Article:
It is useful to consider how translation has evolved as a profession, and as an industry. For centuries, translators worked in relative isolation, with a toolkit that essentially consisted of writing implements and printed reference materials. The typewriter, first manual, then electric, became an important tool, but any substantial revision required retyping. Even self-correcting models had obvious limitations in terms of efficiency. When available, translators took advantage of other technologies as well, for example, dictating translations on tape, and then paying for them to be transcribed, but efficiency was elusive. From today's perspective, it's hard to believe that any translated material meant for publication had to be typeset, essentially duplicating the translator's work!
Reference materials were often scarce, and difficult to find or acquire. Translators assembled their own libraries of printed monolingual and bilingual dictionaries, encyclopedias, and all manner of other reference materials (books on specific topics, instruction manuals, travel brochures, you name it, even phone books in the target language). Research meant spending time in libraries, photocopying or requesting materials. Everything was kept for reference, in printed form, and reusing past translations was scarcely viable, as it meant spending significant time locating the previous material and then retyping it, perhaps based on a carbon copy.
But since the mid-1980s, a real revolution has taken place. Translators first abandoned the typewriter for the word processor, and then, slowly at first, went on to very sophisticated tools and translation environments. Today, after roughly 30 years of computers being mainstream in translation, we have at our disposal a huge variety of tools that help us translate efficiently, manage projects flows, maintain databases of translated content, develop extensive, searchable and sortable glossaries. Translated materials can be searched, reused, reworked, and delivered instantly. Computers brought productivity to the translation industry.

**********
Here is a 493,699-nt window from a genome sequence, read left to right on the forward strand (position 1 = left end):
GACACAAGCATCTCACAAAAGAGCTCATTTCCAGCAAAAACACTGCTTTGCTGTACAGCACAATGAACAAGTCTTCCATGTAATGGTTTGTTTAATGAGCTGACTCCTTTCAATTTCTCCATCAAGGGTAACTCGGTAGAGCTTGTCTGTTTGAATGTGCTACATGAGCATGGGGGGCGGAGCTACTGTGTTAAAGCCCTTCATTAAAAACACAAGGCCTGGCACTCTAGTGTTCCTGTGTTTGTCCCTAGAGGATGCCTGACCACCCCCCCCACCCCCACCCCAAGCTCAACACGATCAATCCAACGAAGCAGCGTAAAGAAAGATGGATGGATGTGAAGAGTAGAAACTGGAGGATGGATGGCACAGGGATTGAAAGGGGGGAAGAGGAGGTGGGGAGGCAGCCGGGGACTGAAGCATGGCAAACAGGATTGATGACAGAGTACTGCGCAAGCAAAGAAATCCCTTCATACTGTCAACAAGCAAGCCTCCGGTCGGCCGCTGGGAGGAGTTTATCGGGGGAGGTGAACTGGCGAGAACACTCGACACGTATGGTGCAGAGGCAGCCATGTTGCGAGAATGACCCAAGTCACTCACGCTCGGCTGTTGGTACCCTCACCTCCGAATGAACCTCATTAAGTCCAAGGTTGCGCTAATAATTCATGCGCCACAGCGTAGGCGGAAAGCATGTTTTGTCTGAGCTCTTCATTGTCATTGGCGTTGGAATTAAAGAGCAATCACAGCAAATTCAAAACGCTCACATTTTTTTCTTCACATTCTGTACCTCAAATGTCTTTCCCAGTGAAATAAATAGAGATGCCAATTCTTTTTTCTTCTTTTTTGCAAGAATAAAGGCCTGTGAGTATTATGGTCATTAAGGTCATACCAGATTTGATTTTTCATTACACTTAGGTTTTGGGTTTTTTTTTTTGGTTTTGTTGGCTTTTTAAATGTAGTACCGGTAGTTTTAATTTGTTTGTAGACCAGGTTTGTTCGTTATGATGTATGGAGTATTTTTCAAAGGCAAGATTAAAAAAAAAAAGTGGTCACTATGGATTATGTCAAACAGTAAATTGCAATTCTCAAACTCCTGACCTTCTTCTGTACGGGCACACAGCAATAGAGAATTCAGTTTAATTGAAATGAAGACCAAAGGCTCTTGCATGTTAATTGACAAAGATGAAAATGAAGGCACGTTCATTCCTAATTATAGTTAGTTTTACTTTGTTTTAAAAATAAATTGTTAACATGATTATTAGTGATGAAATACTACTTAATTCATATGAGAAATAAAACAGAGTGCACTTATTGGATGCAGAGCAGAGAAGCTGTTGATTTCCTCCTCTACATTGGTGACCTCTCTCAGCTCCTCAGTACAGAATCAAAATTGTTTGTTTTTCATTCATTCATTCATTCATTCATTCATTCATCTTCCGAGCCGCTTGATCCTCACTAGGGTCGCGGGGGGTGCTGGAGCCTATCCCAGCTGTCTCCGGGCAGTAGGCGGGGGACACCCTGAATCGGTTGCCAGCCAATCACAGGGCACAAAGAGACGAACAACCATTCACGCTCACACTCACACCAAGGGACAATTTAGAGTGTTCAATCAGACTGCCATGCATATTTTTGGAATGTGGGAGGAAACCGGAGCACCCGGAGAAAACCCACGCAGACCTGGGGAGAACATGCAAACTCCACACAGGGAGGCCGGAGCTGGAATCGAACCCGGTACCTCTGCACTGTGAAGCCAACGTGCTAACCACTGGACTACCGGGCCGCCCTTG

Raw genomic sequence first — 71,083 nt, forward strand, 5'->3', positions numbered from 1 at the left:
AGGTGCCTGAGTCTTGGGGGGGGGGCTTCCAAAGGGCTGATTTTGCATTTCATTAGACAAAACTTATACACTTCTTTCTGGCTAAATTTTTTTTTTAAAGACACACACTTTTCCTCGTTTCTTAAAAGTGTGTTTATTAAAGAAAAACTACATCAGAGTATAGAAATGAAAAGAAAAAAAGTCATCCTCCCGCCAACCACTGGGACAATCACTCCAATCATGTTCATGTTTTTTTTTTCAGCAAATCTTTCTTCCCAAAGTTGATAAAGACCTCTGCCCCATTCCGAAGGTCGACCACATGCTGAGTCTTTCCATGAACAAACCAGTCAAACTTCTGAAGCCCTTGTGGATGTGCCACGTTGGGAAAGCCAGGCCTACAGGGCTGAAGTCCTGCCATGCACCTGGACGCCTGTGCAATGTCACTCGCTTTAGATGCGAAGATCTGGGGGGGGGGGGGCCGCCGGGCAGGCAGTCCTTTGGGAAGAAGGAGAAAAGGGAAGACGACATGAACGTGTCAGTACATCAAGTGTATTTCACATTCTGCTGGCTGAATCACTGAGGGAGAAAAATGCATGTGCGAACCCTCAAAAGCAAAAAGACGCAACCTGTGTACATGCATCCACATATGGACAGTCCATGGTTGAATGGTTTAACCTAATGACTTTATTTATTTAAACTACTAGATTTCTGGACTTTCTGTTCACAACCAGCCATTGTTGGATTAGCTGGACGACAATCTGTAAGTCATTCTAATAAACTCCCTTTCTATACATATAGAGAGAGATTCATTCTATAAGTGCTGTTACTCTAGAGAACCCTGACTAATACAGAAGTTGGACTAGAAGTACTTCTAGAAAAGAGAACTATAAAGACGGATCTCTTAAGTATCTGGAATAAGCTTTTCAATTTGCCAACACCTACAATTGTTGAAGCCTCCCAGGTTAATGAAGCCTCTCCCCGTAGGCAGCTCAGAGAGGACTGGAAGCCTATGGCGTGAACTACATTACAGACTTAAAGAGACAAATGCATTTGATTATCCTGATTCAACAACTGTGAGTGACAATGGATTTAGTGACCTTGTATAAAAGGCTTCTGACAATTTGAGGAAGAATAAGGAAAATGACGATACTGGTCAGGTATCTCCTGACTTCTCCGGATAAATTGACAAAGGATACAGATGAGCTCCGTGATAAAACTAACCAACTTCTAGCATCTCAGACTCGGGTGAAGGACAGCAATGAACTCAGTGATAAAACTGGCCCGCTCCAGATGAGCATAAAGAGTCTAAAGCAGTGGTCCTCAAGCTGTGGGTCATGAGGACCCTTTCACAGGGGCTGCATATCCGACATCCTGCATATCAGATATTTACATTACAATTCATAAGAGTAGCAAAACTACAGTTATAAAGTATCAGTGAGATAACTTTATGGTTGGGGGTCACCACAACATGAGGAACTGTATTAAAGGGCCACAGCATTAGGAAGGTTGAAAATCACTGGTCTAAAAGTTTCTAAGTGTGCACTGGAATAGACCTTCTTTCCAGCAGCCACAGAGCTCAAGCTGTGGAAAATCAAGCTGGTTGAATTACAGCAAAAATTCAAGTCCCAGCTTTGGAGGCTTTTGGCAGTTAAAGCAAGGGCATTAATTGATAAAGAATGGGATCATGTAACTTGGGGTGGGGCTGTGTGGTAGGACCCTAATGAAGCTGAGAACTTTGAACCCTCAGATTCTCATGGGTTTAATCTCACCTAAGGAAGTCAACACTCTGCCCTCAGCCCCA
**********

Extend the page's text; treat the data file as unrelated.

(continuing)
Access to the internet expanded research possibilities beyond what any translator of the past could have imagined. We now have the means to research specialized subjects instantly and with ease from any computer. Instant communications across the globe allow translators to collaborate easily on projects, consult with colleagues, and even join groups of professionals who share glossaries, and discuss relevant topics of interest to members of the community.
Finally, machine or automated translation has come into play. Even as companies strive to improve the skill of machine translation (MT) systems, there is still much resistance among translators to the idea of incorporating MT output into their workflow. Having said that, it is also true that many are embracing the technology, shifting from being the producers of their own translations to being the producers of corrected MT, post-editors, as the industry calls them. While the effects of MT on the profession remain to be seen, it is clearly here to stay, and it will have profound impacts for the industry, and for producers and consumers of translations.
Not all of this change has been easy, or positive. Today, translators have to understand how their tools work, and keep up with the plethora of software that is available, at least to some degree. Not all translators are interested enough in technology to do this, and sometimes they may wonder just how far they have been removed from what should ultimately be the object of their labor: the text. Technology can have a very distracting effect, forcing the translator to focus on coding and formatting issues that can conspire to take back at least part of the efficiency that modern computers have brought to the industry.